Japan weathers the economic storm

As the U.S. and Europe suffer the full force of the recession, things don’t seem that bad in the Far East. Residents there are optimistic and financial experts say Japan has both a geographical and political advantage in dealing with the crisis.

The global credit crunch has made it to the Far East, even to the emerging economic power house that is China.

But in Japan it’s a more complex story. Its economy is highly dependent on exports, so the global slowdown is hitting industries such as mechanical engineering.
 
Car maker Toyota has recently announced a plunge in earnings by more than a half.

“The impact from the yen valuation against the US dollar and lower sales in the US and European markets became factors contributing to the loss of earnings,” Mitsuo Kinoshita said, Director and Member of the Board of Toyota Motor Corporation.

But some pundits say that the Japanese economy as a whole is dealing with the crisis much better than other countries.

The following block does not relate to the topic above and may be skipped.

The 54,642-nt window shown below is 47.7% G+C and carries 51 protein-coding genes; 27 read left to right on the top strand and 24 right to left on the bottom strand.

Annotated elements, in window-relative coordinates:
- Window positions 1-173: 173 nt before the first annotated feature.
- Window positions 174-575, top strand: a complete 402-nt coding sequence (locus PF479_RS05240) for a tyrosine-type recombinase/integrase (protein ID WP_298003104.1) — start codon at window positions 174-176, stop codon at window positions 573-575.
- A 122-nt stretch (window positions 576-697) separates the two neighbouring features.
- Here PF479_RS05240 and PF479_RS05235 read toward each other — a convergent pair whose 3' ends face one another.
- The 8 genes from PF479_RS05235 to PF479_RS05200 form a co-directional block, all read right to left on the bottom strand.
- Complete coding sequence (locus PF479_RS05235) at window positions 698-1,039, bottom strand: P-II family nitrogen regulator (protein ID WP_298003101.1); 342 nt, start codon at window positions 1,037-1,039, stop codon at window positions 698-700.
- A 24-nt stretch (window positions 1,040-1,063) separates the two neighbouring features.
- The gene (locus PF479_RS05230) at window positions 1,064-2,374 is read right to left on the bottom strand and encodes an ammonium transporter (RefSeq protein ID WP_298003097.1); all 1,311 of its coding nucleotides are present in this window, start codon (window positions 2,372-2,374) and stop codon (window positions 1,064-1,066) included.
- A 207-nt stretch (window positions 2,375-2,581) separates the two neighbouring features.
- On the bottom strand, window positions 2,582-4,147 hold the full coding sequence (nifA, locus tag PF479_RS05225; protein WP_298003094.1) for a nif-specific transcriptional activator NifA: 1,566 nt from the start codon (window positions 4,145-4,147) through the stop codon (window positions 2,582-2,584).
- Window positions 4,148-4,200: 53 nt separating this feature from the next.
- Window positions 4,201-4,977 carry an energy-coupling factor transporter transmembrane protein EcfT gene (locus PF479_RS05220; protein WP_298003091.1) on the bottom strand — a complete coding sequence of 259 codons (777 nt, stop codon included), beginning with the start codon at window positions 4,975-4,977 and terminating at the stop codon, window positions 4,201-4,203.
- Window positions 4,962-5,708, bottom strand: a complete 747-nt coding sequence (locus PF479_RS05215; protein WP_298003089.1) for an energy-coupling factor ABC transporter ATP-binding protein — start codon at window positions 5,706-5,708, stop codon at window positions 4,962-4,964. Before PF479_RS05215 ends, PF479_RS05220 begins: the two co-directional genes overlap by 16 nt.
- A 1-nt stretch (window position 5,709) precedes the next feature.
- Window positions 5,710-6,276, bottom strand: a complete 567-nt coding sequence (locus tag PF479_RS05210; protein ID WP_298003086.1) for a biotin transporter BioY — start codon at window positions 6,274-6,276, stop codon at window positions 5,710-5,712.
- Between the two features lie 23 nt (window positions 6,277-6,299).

Ed Rogers, the CEO of Rogers Investment Advisers Y.K., first came to Japan more than 20 years ago. He was in the country during the Asian financial and mortgage crisis of the late 90s. He says that geographically and politically, Japan is well placed to deal with the problem.

“They have physical connections, geographic connections to Asia which are very helpful as far as sourcing cheap goods and being close to the markets”, he said.

“The areas that are suffering are obviously exports that are focused more on the US and Europe,” he added.
 
While the U.S. government tries to deal with the recession, Japanese companies are taking advantage of buying up cheap stakes in ailing American companies.

Mitsubushi Financial Group bought more than a fifth of banking giant Morgan Stanley.
 
Ed Rogers says: “Now is a great time to be looking for bargains globally, and that's what the Japanese are in a position to do, the Chinese and the Russians are in a position to do. Anybody who has capital, either at a government or individual level can do it”. 

So far, ordinary Japanese people haven’t suffered much in the global credit crisis.  They do not fear for their jobs.  For them, this is evidence that their government knows hot to handle the biggest global recession in years.

However, not everyone on the streets of Tokyo is optimistic. Those involved in the financial sector are beginning to feel the pinch.

They’ll be closely monitoring the the weekend’s G20 meeting in Washington.